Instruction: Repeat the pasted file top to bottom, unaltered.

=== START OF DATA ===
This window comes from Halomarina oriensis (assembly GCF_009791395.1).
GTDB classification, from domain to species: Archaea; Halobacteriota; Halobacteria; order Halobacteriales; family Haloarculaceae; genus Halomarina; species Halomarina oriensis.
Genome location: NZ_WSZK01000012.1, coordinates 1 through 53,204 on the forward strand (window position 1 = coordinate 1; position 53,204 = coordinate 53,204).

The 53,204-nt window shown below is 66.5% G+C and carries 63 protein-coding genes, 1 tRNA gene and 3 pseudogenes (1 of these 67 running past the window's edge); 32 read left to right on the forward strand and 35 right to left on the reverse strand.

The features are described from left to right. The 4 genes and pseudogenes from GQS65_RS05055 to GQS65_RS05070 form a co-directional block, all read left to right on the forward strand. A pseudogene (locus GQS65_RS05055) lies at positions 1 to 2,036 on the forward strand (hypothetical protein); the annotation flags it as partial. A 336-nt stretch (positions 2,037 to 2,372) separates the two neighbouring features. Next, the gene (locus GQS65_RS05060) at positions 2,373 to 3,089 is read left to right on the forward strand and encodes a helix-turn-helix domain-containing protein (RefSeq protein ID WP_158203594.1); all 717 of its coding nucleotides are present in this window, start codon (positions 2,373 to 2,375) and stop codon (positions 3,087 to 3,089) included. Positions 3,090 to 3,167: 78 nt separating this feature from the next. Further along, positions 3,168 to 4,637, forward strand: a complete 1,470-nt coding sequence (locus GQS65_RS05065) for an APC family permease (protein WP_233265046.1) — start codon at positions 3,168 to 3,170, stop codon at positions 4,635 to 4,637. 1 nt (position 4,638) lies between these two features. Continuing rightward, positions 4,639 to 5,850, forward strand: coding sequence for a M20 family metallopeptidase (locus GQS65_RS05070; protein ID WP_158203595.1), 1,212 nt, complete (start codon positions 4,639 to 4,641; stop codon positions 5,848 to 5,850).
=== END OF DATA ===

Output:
This window comes from Halomarina oriensis (assembly GCF_009791395.1).
GTDB classification, from domain to species: Archaea; Halobacteriota; Halobacteria; order Halobacteriales; family Haloarculaceae; genus Halomarina; species Halomarina oriensis.
Genome location: NZ_WSZK01000012.1, coordinates 1 through 53,204 on the forward strand (window position 1 = coordinate 1; position 53,204 = coordinate 53,204).

The 53,204-nt window shown below is 66.5% G+C and carries 63 protein-coding genes, 1 tRNA gene and 3 pseudogenes (1 of these 67 running past the window's edge); 32 read left to right on the forward strand and 35 right to left on the reverse strand.

The features are described from left to right. The 4 genes and pseudogenes from GQS65_RS05055 to GQS65_RS05070 form a co-directional block, all read left to right on the forward strand. A pseudogene (locus GQS65_RS05055) lies at positions 1 to 2,036 on the forward strand (hypothetical protein); the annotation flags it as partial. A 336-nt stretch (positions 2,037 to 2,372) separates the two neighbouring features. Next, the gene (locus GQS65_RS05060) at positions 2,373 to 3,089 is read left to right on the forward strand and encodes a helix-turn-helix domain-containing protein (RefSeq protein ID WP_158203594.1); all 717 of its coding nucleotides are present in this window, start codon (positions 2,373 to 2,375) and stop codon (positions 3,087 to 3,089) included. Positions 3,090 to 3,167: 78 nt separating this feature from the next. Further along, positions 3,168 to 4,637, forward strand: a complete 1,470-nt coding sequence (locus GQS65_RS05065) for an APC family permease (protein WP_233265046.1) — start codon at positions 3,168 to 3,170, stop codon at positions 4,635 to 4,637. 1 nt (position 4,638) lies between these two features. Continuing rightward, positions 4,639 to 5,850, forward strand: coding sequence for a M20 family metallopeptidase (locus GQS65_RS05070; protein ID WP_158203595.1), 1,212 nt, complete (start codon positions 4,639 to 4,641; stop codon positions 5,848 to 5,850).